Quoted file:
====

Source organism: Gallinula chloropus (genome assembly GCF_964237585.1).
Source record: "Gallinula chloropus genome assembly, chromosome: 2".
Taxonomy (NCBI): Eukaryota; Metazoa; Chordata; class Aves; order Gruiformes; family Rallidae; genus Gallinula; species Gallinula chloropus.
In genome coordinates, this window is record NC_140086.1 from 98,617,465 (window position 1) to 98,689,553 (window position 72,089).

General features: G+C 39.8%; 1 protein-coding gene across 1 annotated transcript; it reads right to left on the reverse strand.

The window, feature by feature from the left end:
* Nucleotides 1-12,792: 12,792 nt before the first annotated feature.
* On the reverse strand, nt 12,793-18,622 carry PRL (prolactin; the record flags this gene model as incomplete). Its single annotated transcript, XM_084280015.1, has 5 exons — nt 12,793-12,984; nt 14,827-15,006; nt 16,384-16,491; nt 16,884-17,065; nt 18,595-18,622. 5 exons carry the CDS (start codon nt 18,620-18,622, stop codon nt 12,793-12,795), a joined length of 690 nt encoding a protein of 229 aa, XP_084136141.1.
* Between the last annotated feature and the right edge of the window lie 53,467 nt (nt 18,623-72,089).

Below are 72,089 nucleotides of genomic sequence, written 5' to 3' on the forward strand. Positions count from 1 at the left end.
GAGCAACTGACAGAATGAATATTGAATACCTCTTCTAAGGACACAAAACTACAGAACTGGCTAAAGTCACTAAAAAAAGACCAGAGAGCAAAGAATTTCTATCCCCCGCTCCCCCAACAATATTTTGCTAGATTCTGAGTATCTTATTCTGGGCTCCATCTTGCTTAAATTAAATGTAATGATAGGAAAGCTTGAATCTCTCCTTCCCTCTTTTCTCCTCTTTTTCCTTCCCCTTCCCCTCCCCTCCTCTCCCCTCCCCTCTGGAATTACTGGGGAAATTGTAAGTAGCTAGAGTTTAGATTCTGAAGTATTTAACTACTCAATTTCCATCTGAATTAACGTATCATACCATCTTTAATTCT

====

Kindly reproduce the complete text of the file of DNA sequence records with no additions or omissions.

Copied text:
Source organism: Gallinula chloropus (genome assembly GCF_964237585.1).
Source record: "Gallinula chloropus genome assembly, chromosome: 2".
Taxonomy (NCBI): Eukaryota; Metazoa; Chordata; class Aves; order Gruiformes; family Rallidae; genus Gallinula; species Gallinula chloropus.
In genome coordinates, this window is record NC_140086.1 from 98,617,465 (window position 1) to 98,689,553 (window position 72,089).

General features: G+C 39.8%; 1 protein-coding gene across 1 annotated transcript; it reads right to left on the reverse strand.

The window, feature by feature from the left end:
* Nucleotides 1-12,792: 12,792 nt before the first annotated feature.
* On the reverse strand, nt 12,793-18,622 carry PRL (prolactin; the record flags this gene model as incomplete). Its single annotated transcript, XM_084280015.1, has 5 exons — nt 12,793-12,984; nt 14,827-15,006; nt 16,384-16,491; nt 16,884-17,065; nt 18,595-18,622. 5 exons carry the CDS (start codon nt 18,620-18,622, stop codon nt 12,793-12,795), a joined length of 690 nt encoding a protein of 229 aa, XP_084136141.1.
* Between the last annotated feature and the right edge of the window lie 53,467 nt (nt 18,623-72,089).

Below are 72,089 nucleotides of genomic sequence, written 5' to 3' on the forward strand. Positions count from 1 at the left end.
GAGCAACTGACAGAATGAATATTGAATACCTCTTCTAAGGACACAAAACTACAGAACTGGCTAAAGTCACTAAAAAAAGACCAGAGAGCAAAGAATTTCTATCCCCCGCTCCCCCAACAATATTTTGCTAGATTCTGAGTATCTTATTCTGGGCTCCATCTTGCTTAAATTAAATGTAATGATAGGAAAGCTTGAATCTCTCCTTCCCTCTTTTCTCCTCTTTTTCCTTCCCCTTCCCCTCCCCTCCTCTCCCCTCCCCTCTGGAATTACTGGGGAAATTGTAAGTAGCTAGAGTTTAGATTCTGAAGTATTTAACTACTCAATTTCCATCTGAATTAACGTATCATACCATCTTTAATTCT